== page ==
Nonprofit Forms 1023 & Form 1023-EZ

What is Form 1023-EZ?

Before 2014, to obtain recognition of exemption from federal income tax under section 501(c)(3) of the Internal Revenue Code your non-profit you only had one option and it was to file Form 1023. However, in 2014, the IRS released a short and simple version of the standard 1023 Form for organizations, called Form 1023-EZ. Nonetheless, only certain organizations that meet the seventeen (17) requirements set out by the IRS will qualify to file Form 1023-EZ.

Form 1023-EZ is a three (3) page form that was created for smaller organizations who wish to apply for the federal tax-exempt status. Form 1023-EZ is filed only online, so approval from the IRS comes at a much faster rate. One of the most important requirements when trying to qualify for Form 1023-EZ is having a small organization. The IRS has created an eligibility worksheet that organizations can looked over before applying through Form 1023-EZ. The organization must be small, meaning that the nonprofit’s annual gross receipts cannot exceed $50,000 in any of the following three years after the application is filed, or in the previous three years prior to filing the application. This means that if you have expect your company to exceed $50,000 within the next three years, you should file Form 1023 instead. Additionally, the total assets of your nonprofit, at fair market value, may not exceed $250,000.

Nonprofits must also meet the following requirements to be eligible for Form 1023-EZ:

  1. Must be formed under the laws of the United States,
  2. Must have a United States mailing address,
  3. Must not be a successor to or controlled by an entity suspended for being a terrorist organization,
  4. Must be organized as a corporation, unincorporated association or trust,
  5. Must not be formed as a for profit entity,
  6. Must not be a successor to a for profit entity,
  7. Must not have previously been revoked or be a successor to a previously revoked organization,
  8. Must not be recognized as tax exempt under another section of IRC 501(a) or previously exempt under another section of IRC 501(a),
  9. Must not be a church or a convention or association of churches,
  10. Must not be a school, college, or university,
  11. Must not be a hospital or medical research organization or a hospital organization,
  12. Must not be an agricultural research organization,
  13. Must not be a cooperative hospital service organization, and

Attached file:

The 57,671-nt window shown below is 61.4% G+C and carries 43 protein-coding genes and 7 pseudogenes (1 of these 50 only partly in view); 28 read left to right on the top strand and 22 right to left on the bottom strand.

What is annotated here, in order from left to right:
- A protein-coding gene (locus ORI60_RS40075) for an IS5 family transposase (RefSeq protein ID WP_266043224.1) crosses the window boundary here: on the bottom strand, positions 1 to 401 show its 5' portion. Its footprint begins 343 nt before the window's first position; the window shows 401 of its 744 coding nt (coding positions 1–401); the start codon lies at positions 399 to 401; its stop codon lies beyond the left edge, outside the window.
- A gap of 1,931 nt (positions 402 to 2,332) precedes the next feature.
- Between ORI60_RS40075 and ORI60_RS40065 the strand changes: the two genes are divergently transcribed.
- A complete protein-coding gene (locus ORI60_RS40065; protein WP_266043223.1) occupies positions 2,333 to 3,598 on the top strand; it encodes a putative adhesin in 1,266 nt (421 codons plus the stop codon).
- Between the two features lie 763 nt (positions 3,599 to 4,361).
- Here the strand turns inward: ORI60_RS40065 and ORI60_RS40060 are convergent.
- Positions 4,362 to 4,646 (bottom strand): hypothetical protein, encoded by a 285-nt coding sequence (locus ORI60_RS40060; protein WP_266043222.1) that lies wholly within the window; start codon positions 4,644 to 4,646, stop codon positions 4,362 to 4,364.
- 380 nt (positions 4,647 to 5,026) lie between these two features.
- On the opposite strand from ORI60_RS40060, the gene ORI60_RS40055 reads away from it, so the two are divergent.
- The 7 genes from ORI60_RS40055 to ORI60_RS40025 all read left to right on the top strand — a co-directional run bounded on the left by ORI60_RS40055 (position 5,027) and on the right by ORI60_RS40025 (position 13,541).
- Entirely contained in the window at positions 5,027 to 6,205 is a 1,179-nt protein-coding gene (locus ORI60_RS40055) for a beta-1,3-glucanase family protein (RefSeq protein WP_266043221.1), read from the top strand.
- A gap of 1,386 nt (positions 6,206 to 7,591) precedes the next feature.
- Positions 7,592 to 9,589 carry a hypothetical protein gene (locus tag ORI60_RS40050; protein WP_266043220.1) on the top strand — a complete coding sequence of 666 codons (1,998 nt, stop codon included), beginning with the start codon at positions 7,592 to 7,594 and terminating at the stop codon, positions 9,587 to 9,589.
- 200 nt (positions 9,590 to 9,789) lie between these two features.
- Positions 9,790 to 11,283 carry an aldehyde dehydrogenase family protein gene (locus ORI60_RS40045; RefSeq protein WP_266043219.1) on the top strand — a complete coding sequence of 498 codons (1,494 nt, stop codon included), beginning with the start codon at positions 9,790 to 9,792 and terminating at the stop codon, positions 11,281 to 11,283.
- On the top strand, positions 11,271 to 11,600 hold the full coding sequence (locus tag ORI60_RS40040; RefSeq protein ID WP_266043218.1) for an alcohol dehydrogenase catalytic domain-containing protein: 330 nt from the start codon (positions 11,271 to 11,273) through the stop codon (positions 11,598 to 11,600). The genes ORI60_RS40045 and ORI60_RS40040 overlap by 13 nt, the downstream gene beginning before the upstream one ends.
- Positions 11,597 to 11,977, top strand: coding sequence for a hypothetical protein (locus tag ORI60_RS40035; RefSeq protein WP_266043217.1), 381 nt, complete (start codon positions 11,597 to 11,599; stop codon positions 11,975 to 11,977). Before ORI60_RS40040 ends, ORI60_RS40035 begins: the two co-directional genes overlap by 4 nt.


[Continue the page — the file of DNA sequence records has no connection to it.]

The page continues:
14. Must not be a cooperative service organization of operating educational organizations.

What is the Difference Between Form 1023-EZ and Form 1023?

The main difference between Form 1023-EZ and Form 1023 is the information required from the organization and the time for approval. Form 1023 is used by organizations that are bigger and expect to receive more than $50,000 in the following three years. While Form 1023-EZ is three pages, Form 1023 is 26 pages! Form 1023 is much more time consuming for applicants not only because of the 26 pages that they have to complete, but also because Form 1023 has to be mailed to the IRS for review and it can take up to 6 months to receive approval.

What Should an Organization do if it Receives Tax-Exempt Status on Form 1023-EZ but then later its Gross Profits Exceed the Threshold?

If an organization’s gross profits exceed the threshold under Form 1023-EZ, they are not eligible to apply for exemption using form 1023-EZ anymore. Instead, they must apply with Form 1023, which allows your annual gross receipts to exceed $50,000 within 3 years and your nonprofit assets to exceed $250,000. Form 1023 provides the same benefits as Form 1023-EZ as you will still obtain recognition of exemption from federal income tax under section 501(c)(3) of the Internal Revenue Code.

If your organization exceeds the gross profits there is no indication that the IRS would require you to file form 1023, however the IRS has said that it will check applicants of 1023-EZ after they have been operating for a while. Although it is enticing for applicants to file Form 1023-EZ due to its short and simple application, organizations should not take this shortcut if their gross receipts exceed $50,000 as they could lose their exempt status entirely.

EPGD Business Law is located in beautiful Coral Gables. Call us at (786) 837-6787, or contact us through the website to schedule a consultation.

*Disclaimer: this blog post is not intended to be legal advice. We highly recommend speaking to an attorney if you have any legal concerns. Contacting us through our website does not establish an attorney-client relationship.*

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Kathrine Karimi


*The following comments are not intended to be treated as legal advice. The answer to your question is limited to the basic facts presented. Additional details may heavily alter our assessment and change the answer provided. For a more thorough review of your question please contact our office for a consultation.

3 Responses

  1. Thanks for explaining the 1023EZ. I’m curious about what the IRS considers a small organization and what they consider income? We are a Boy Scout Troop and are considering forming our own “Friends of our Troop” 501c3 to be our Chartering Organization. We have income around $15k from fundraising and maybe another $500 in donations- well below the $50k limit. However, how should we treat event fees that we bundle and pay? Are those considered income? Parents write a check and we allocate the money to an account for their benefit. Our written policy is that money in these accounts is not a donation and is refundable until it’s spent. When the bill from the camp etc is due we debit the accounts and pay the bill. Any clarification you can offer will help!




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